More importantly, because the two characters know each other so well, they can take action knowing someone will have their back and this allows them to take risks that progress the story. Honestly, if nothing else in this story worked, the relationship between these two would be more than enough to keep me watching. I kind of lived in fear that they’d try to make it romantic but we were fortunately spared that particular development.
However, as much as thought and effort has gone into the relationship between Ikta and Yattori, the Princess Chamille and most of the military officers we meet throughout the course of the anime are pretty flat as characters.
While Ikta’s core group get some development and a few minor soldiers and lower officers get some opportunities to show that they are people, the higher officers and the Princess get one note personalities. Fortunately they don’t appear all that often so it isn’t enough to ruin the viewing but it makes you wonder how the entire Kingdom hadn’t already fallen apart with some of the morons that were in charge in Alderamin on the Sky.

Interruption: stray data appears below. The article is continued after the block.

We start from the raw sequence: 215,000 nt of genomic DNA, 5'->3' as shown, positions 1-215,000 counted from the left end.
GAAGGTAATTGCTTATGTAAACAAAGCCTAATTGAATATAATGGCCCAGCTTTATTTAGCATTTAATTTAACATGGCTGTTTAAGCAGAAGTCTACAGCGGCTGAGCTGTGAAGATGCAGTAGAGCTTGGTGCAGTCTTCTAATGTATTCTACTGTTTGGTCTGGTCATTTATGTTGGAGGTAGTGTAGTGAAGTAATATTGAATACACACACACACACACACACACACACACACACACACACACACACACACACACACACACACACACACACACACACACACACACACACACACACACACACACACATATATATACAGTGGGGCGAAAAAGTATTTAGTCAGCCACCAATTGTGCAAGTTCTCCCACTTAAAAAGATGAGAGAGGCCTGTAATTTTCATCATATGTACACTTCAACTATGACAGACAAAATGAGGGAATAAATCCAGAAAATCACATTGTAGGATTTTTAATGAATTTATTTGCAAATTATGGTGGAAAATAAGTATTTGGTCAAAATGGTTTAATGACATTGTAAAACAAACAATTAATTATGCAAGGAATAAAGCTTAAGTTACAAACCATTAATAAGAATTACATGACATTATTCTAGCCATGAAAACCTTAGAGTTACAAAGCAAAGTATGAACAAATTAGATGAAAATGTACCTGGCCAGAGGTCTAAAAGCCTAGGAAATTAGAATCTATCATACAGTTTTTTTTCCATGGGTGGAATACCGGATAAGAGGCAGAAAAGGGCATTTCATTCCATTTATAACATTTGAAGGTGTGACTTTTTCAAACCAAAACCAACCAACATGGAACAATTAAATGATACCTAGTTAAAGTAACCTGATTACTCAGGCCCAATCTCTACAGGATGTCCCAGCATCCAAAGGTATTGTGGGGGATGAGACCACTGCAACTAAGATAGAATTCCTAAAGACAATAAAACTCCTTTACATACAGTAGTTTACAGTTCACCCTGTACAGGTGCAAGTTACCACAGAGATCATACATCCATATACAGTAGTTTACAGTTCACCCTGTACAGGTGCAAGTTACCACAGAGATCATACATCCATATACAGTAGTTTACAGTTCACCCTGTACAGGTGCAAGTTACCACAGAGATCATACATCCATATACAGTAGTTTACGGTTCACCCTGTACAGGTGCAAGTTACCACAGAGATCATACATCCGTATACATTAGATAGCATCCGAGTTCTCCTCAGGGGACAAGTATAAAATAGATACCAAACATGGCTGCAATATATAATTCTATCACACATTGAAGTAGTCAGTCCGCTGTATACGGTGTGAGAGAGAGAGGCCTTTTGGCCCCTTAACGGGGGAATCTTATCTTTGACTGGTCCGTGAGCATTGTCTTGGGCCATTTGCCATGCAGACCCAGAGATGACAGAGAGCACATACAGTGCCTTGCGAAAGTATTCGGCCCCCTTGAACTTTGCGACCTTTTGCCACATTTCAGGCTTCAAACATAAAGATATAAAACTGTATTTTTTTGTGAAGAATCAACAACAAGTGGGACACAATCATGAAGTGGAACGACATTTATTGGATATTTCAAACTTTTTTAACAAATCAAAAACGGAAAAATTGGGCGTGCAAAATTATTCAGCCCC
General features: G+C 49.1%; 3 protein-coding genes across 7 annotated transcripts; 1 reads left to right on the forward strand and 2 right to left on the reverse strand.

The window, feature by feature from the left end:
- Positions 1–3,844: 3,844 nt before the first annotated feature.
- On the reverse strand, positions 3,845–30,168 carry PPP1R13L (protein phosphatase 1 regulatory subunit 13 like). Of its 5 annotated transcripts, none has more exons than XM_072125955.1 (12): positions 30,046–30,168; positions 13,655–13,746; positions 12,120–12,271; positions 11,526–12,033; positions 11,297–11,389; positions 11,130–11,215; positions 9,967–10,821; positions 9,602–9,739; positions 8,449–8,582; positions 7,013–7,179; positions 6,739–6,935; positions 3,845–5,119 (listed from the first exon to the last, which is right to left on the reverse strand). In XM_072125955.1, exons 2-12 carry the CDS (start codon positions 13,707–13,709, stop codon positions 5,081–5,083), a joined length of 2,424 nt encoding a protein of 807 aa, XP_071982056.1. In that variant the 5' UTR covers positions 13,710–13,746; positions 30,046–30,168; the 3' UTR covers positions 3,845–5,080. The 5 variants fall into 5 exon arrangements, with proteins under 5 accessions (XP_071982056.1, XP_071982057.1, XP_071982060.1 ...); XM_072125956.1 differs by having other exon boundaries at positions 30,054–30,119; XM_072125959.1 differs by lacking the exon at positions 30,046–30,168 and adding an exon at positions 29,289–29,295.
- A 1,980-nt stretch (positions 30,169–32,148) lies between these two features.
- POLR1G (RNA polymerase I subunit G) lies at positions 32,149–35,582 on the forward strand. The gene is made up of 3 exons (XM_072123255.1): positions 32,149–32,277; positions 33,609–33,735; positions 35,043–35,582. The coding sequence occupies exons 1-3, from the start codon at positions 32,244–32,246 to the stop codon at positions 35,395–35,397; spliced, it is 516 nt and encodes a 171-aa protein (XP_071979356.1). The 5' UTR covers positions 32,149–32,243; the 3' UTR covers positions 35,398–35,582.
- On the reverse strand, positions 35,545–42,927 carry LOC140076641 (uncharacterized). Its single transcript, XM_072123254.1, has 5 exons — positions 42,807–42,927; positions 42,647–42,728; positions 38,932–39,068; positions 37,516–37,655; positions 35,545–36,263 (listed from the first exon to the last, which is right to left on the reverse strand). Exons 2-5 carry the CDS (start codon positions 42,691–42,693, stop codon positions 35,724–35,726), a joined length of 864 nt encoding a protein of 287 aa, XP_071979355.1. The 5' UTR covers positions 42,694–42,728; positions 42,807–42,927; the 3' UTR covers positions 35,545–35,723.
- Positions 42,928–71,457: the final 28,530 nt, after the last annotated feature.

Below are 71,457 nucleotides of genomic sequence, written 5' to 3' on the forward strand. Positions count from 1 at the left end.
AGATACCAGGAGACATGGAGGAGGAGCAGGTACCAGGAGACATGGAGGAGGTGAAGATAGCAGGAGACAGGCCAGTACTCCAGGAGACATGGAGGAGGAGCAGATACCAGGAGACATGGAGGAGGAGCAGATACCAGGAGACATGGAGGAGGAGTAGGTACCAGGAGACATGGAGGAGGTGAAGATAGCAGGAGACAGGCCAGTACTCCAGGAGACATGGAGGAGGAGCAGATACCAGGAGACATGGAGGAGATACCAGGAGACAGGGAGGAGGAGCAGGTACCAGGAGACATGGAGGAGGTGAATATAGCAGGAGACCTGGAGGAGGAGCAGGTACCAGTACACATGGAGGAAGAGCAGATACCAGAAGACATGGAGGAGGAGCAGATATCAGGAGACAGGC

Moving onto the pacing, it is kind of a bit disjointed if I’m truly being honest.
Some viewers might find this a bit of a problem but Alderamin on the Sky kind of works. There are 2 – 3 episodes given to each of the minor conflicts as we progress to the final retreat that Ikta is put in charge of. This gives them time to set up a situation, have some piece of wisdom revealed, a little bit of character development and interaction, before we charge into another inevitable battle (well, it is a military fantasy).
I didn’t mind this method of pacing out the story and felt it worked quite well with the subject matter – then again, I also enjoyed the weird strategy narration from Lord Marksman and Vanadis so maybe my record with military fantasy anime is questionable.
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Basically, the show steps this up from an escape, to a military exercise, to a field conflict where they have the upper hand, to a field conflict where they don’t have the upper hand, to a full on retreat. At each stage forcing Ikta to work that little bit harder for his victory (even if by victory we mean successful retreat). From a reality point of view it is laughable but from the point of view of escalating a situation in order to push a character it works very well.
Except when the story screeches to a halt for another lengthy explanation.